Santa Claus visits Benidorms 3 Kings Parade on the Lavente Beach Christmas 2018

Santa Claus was spotted during the Benidorm 3 Kings Christmas 2018 Parade. Santa Claus has been spotted on the Benidorm 3 Kings Parade walking along the Lavante Beach, in the Costa Blanca area of Spain today.

On 5 January 2018 Benidorm celebrates the end of Christmas with a great party where everybody gives and receives presents. It is to celebrate the arrival of the Three Wise Men - Melchior Caspar and Balthazar - to the city where Jesus was born. In the same way that the Three Wise Men gave gifts to baby Christ, here they share out presents amongst children around Spain - in fact; they are more popular than Santa Claus

There are glorious processions of the Three Wise Men in each town, the children go along with there parents to see the kings and receive sweets from them. Before going to sleep, children put some milk and biscuits next to the Christmas tree for the Three Kings and some water for their camels. They also leave out their best pair of shoes to be filled with presents.

On the next day, 6 January children wake up and see how many presents they have received. If they have been good, they will find a lot of good presents but if they have been naughty they will find coal. These days, the coal is actually made of sugar, but some years ago it was real coal.

During this day, all families enjoy a piece of roscon (a sugar-frosted fruit-filled bread) for breakfast tradition says that the person who finds a novelty such as a coin, in his or her portion will have good luck for the next year.

Both young and old enjoy opening their presents on this day, but sadly it also marks the end of Christmas.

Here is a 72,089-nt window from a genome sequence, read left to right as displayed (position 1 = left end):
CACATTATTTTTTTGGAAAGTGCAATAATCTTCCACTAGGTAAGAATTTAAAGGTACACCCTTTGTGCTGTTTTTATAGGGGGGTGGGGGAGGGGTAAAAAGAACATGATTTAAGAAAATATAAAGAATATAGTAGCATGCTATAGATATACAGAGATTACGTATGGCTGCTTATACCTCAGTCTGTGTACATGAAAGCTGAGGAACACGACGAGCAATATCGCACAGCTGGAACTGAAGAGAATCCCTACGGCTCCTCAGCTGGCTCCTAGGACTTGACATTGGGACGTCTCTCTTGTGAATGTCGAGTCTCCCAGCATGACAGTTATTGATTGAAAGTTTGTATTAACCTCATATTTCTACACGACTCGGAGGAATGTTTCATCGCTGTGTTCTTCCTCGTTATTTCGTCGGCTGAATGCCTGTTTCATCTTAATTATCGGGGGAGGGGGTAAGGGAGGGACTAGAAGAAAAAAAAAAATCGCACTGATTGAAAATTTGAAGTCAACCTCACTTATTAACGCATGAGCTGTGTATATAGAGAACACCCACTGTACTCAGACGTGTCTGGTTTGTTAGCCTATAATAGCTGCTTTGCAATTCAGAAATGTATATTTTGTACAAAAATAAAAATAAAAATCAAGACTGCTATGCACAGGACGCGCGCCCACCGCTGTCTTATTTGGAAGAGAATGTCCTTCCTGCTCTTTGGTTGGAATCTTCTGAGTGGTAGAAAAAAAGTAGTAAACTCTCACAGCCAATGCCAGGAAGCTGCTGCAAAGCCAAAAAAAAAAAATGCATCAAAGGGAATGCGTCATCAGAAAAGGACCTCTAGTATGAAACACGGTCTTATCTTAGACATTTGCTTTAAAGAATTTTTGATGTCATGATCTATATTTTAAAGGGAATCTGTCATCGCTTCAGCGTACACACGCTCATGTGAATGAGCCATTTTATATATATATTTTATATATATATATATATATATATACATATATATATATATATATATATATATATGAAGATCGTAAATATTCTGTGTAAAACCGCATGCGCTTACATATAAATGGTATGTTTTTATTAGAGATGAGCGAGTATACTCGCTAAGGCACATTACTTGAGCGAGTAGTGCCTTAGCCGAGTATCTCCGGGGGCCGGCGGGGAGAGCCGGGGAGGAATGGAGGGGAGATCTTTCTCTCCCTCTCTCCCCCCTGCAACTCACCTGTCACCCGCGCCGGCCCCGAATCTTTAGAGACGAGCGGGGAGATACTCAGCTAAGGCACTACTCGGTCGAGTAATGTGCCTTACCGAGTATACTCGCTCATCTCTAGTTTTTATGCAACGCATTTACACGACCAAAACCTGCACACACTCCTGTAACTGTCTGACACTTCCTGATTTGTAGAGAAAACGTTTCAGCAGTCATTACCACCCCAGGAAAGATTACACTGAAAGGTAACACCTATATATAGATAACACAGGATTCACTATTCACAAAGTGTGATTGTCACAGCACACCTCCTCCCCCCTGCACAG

There is quite a debate raging across this country regarding whether Santa Claus is displacing the traditional Three Kings at Christmastime in Spain. The truth is that Santa Claus is becoming more and more common, but even families that sign up with “Papa Noel” usually keep their accounts open with the Kings.

And as for the Kings themselves, they continue to arrive on schedule every year to villages, towns and cities throughout Andalucia (and the rest of Spain) to make the annual parade (cabalgata), which usually starts at dusk on the 5th January through the centre of urban areas. Melchor, Gazpar and Baltasar (the African king) are magically able to appear simultaneously throughout this entire land as evening falls on the Iberian Peninsula, and they don’t come empty handed.

As their royal magesties parade about town with their entourage of locals smiling and waving from trucks, trailers and even floats (depends on local resources) they dutifully toss out handfuls of sweets to the children waiting in the streets at they pass. If you take little ones to the parade, be sure to bring along bags to handle the accumulation of little treasures they will certainly want to take home (even though usually these sweets are not very good quality).

That same night of January 5th children are supposed to leave their shoes out the night before to receive the gifts. However, nowadays some families are actually turning to the Christmas tree as the place to pile gifts as the Kings’ spending power grows and shoes can no longer support the weight or volume of the their delivery. Some families set up their nativity scene in such a way as to be able to move the images of the wise men closer and closer to Bethlehem over the Christmas season. The idea is to have them arrive at the stable right on the 6th.

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